Mr. JOHNSON of Georgia. Mr. Speaker, ladies and gentlemen, a shadowy collection of wealthy businesses and conservative Tea Party Republican State lawmakers is undermining our democracy.
Last week I discussed the connection between the American Legislative Exchange Council, known as ALEC, and the proliferation of shoot first and ask questions later legislation that supported the Trayvon Martin case that we all know about, and other draconian criminal justice laws.
According to the New York Times:
ALEC lawmakers typically introduced more than 1,000 bills based on model legislation each year and passed about 17 percent of them. A members-only newsletter from 1995, found in an online archive of tobacco company documents, bluntly characterized that success ratio as a ``good investment.''
I agree. ALEC's corporate members have gotten an outstanding return on their investments, but it's been at yours and my expense. Due to ALEC, the NRA, and the private for-profit prison industry, we are all less safe and more likely to be put in jail.
The for-profit prison industry, on the other hand, has reaped huge financial rewards from ALEC-sponsored efforts to incarcerate more Americans and put them, as well as illegal immigrants, into this private prison system. For the private prison industry, where some of the inmates are paid as low as 2 cents an hour to produce goods that are later sold for profit, business is booming.
But ALEC does not stop there. ALEC's corporate members are some of the world's biggest polluters and most profitable oil companies. ALEC's corporate bill factory has ghost-written legislation on their behalf to combat efforts to address climate change and oppose national renewable energy standards, among others.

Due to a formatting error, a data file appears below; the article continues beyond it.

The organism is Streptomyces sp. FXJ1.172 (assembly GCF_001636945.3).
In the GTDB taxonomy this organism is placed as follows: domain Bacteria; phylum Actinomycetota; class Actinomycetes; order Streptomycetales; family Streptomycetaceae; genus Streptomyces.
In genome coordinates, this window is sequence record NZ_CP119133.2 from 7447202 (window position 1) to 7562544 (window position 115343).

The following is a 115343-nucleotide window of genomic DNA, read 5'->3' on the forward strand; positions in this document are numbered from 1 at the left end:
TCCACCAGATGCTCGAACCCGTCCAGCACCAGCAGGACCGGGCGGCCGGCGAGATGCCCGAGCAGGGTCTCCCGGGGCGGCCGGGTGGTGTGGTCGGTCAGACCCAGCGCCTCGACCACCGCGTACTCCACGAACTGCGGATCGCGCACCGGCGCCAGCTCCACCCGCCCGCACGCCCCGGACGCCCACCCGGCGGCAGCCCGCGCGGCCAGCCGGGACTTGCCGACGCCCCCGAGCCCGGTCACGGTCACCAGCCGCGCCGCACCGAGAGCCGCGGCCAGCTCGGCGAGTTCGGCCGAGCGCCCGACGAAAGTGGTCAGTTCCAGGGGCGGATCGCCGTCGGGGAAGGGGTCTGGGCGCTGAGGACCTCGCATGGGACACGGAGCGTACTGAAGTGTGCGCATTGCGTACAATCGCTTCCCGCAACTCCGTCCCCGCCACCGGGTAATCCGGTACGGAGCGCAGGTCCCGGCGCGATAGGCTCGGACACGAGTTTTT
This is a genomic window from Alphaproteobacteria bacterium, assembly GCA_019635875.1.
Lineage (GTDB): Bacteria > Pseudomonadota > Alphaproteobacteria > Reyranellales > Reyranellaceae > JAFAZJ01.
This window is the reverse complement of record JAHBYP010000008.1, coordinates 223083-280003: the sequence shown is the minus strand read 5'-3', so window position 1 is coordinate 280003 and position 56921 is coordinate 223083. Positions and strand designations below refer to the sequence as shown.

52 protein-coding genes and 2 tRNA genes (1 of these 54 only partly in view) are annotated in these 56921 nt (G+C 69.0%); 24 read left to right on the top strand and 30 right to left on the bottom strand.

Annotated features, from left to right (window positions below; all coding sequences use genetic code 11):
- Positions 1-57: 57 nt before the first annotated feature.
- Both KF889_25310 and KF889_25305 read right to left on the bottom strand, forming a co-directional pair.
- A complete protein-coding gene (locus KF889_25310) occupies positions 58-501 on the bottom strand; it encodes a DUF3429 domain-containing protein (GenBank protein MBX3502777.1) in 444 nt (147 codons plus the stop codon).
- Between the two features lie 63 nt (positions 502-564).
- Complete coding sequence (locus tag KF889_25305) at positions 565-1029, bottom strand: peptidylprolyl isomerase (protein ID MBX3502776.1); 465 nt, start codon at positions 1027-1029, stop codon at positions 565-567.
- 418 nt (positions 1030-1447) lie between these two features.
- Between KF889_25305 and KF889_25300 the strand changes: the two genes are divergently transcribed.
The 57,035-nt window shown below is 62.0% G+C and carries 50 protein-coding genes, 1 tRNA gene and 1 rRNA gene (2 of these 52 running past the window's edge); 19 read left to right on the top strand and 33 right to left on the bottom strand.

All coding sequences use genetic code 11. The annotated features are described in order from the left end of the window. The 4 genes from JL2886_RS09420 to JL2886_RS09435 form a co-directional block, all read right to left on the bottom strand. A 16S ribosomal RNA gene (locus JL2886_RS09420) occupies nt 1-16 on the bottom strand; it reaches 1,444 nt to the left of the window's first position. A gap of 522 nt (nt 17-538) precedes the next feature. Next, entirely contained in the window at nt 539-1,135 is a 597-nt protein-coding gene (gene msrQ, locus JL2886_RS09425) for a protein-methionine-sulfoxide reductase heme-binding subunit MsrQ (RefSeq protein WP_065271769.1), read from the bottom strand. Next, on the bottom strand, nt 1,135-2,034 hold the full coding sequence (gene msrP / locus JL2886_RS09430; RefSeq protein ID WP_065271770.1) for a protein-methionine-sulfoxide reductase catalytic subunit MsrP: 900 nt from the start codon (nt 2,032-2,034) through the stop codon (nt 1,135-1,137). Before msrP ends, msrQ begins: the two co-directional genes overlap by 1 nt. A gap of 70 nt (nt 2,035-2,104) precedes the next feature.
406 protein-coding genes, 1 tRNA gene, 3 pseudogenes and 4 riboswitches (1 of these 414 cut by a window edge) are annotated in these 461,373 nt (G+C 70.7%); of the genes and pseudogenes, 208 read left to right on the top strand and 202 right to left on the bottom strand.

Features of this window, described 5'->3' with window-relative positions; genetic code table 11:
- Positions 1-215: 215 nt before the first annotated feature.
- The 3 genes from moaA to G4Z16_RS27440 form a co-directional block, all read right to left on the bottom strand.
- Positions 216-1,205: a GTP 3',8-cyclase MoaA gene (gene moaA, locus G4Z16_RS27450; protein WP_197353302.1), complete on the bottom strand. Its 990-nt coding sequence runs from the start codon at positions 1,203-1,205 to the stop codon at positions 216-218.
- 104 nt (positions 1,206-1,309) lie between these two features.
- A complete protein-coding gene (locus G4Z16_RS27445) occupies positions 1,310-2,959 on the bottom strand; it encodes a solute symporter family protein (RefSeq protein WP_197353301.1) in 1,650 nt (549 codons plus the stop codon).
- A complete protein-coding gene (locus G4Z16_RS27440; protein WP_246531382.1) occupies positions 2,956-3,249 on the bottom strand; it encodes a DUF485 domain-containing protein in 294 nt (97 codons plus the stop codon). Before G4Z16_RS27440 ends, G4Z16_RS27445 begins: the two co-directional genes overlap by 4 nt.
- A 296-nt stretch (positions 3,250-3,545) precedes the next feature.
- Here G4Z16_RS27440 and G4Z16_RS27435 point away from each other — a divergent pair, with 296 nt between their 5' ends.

In 1998, according to the Center for Media and Democracy, ALEC belched a resolution out of its smokestack calling on the U.S. to reject the Kyoto Protocol and banning States from regulating greenhouse gases. ALEC's Energy, Environment, and Agriculture Task Force has since turned out model bills criticizing the Environmental Protection Agency.
Recently, ALEC has focused on what it calls the ``EPA's regulatory train wreck,'' seeking to frame the EPA's enforcement of the Clean Air Act as ``higher prices, fewer jobs, and less energy.'' ALEC's dirty supporters, like the Koch brothers--named one of the United States' top 10 air polluters in a University of Massachusetts study--began attacking every effort to clean up the mess that they themselves have made. Why? Because they want to continue to make more money.
ALEC is dumping its waste right here in Congress. After the Tennessee coal ash disaster, ALEC began pushing a model resolution called Resolution to Retain State Authority over Coal Ash as Non-Hazardous Waste. Can you believe that? This resolution was approved by ALEC on June 3, 2010. Just over a year later, October 14, 2011, this House passed a bill that authorizes States to adopt and implement coal combustion residuals permit programs.
Mr. Speaker, this is only the tip of the melting iceberg. Yes, global warming is at work, and it is melting this iceberg that ALEC represents.
I encourage the American people to visit the alecexposed.org Web site, where you can view leaked ALEC documents, including model bills, as well as a list of ALEC members. About 60 percent of the State legislators in this country are members of ALEC.
Mr. Speaker, I'll return tomorrow with more on how corporations are using ALEC to install their agenda in the States and in Congress, undermining our basic rights and freedoms.